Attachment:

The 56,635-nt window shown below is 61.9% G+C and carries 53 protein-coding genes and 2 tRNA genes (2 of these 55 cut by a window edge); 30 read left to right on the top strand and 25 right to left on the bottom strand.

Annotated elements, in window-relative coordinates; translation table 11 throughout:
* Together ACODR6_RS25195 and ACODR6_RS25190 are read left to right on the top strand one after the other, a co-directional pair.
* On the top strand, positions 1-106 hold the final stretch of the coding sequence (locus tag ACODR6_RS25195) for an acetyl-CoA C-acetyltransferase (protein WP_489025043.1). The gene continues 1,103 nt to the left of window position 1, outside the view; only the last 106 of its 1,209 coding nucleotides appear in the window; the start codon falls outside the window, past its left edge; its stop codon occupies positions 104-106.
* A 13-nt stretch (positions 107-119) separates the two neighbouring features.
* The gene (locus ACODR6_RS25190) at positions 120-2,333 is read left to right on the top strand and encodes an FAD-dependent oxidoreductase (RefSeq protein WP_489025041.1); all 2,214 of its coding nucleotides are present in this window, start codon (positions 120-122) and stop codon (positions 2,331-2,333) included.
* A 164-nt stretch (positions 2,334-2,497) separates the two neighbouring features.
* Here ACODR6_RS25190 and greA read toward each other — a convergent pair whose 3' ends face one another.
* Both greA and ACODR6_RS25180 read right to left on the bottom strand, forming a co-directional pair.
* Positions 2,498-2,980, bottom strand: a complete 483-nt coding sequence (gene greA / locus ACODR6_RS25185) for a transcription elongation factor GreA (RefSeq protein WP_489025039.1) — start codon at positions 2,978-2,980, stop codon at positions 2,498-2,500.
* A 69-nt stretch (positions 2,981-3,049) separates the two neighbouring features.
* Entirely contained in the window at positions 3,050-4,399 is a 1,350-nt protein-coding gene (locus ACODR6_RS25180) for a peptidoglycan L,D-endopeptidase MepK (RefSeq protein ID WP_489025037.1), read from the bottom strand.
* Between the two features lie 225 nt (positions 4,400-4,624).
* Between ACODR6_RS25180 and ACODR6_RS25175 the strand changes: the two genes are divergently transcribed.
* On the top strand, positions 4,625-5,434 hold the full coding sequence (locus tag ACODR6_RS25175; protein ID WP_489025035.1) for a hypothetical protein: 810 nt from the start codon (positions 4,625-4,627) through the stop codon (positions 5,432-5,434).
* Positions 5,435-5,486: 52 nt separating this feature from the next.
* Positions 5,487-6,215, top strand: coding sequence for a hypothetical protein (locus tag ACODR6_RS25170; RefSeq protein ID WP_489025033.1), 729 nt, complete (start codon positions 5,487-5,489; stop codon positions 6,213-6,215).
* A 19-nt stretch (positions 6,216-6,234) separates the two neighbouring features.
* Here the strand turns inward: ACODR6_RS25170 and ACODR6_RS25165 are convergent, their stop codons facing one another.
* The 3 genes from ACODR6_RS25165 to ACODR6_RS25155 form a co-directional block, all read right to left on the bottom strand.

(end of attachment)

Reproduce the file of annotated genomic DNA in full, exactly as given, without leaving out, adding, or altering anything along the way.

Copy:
The 56,635-nt window shown below is 61.9% G+C and carries 53 protein-coding genes and 2 tRNA genes (2 of these 55 cut by a window edge); 30 read left to right on the top strand and 25 right to left on the bottom strand.

Annotated elements, in window-relative coordinates; translation table 11 throughout:
* Together ACODR6_RS25195 and ACODR6_RS25190 are read left to right on the top strand one after the other, a co-directional pair.
* On the top strand, positions 1-106 hold the final stretch of the coding sequence (locus tag ACODR6_RS25195) for an acetyl-CoA C-acetyltransferase (protein WP_489025043.1). The gene continues 1,103 nt to the left of window position 1, outside the view; only the last 106 of its 1,209 coding nucleotides appear in the window; the start codon falls outside the window, past its left edge; its stop codon occupies positions 104-106.
* A 13-nt stretch (positions 107-119) separates the two neighbouring features.
* The gene (locus ACODR6_RS25190) at positions 120-2,333 is read left to right on the top strand and encodes an FAD-dependent oxidoreductase (RefSeq protein WP_489025041.1); all 2,214 of its coding nucleotides are present in this window, start codon (positions 120-122) and stop codon (positions 2,331-2,333) included.
* A 164-nt stretch (positions 2,334-2,497) separates the two neighbouring features.
* Here ACODR6_RS25190 and greA read toward each other — a convergent pair whose 3' ends face one another.
* Both greA and ACODR6_RS25180 read right to left on the bottom strand, forming a co-directional pair.
* Positions 2,498-2,980, bottom strand: a complete 483-nt coding sequence (gene greA / locus ACODR6_RS25185) for a transcription elongation factor GreA (RefSeq protein WP_489025039.1) — start codon at positions 2,978-2,980, stop codon at positions 2,498-2,500.
* A 69-nt stretch (positions 2,981-3,049) separates the two neighbouring features.
* Entirely contained in the window at positions 3,050-4,399 is a 1,350-nt protein-coding gene (locus ACODR6_RS25180) for a peptidoglycan L,D-endopeptidase MepK (RefSeq protein ID WP_489025037.1), read from the bottom strand.
* Between the two features lie 225 nt (positions 4,400-4,624).
* Between ACODR6_RS25180 and ACODR6_RS25175 the strand changes: the two genes are divergently transcribed.
* On the top strand, positions 4,625-5,434 hold the full coding sequence (locus tag ACODR6_RS25175; protein ID WP_489025035.1) for a hypothetical protein: 810 nt from the start codon (positions 4,625-4,627) through the stop codon (positions 5,432-5,434).
* Positions 5,435-5,486: 52 nt separating this feature from the next.
* Positions 5,487-6,215, top strand: coding sequence for a hypothetical protein (locus tag ACODR6_RS25170; RefSeq protein ID WP_489025033.1), 729 nt, complete (start codon positions 5,487-5,489; stop codon positions 6,213-6,215).
* A 19-nt stretch (positions 6,216-6,234) separates the two neighbouring features.
* Here the strand turns inward: ACODR6_RS25170 and ACODR6_RS25165 are convergent, their stop codons facing one another.
* The 3 genes from ACODR6_RS25165 to ACODR6_RS25155 form a co-directional block, all read right to left on the bottom strand.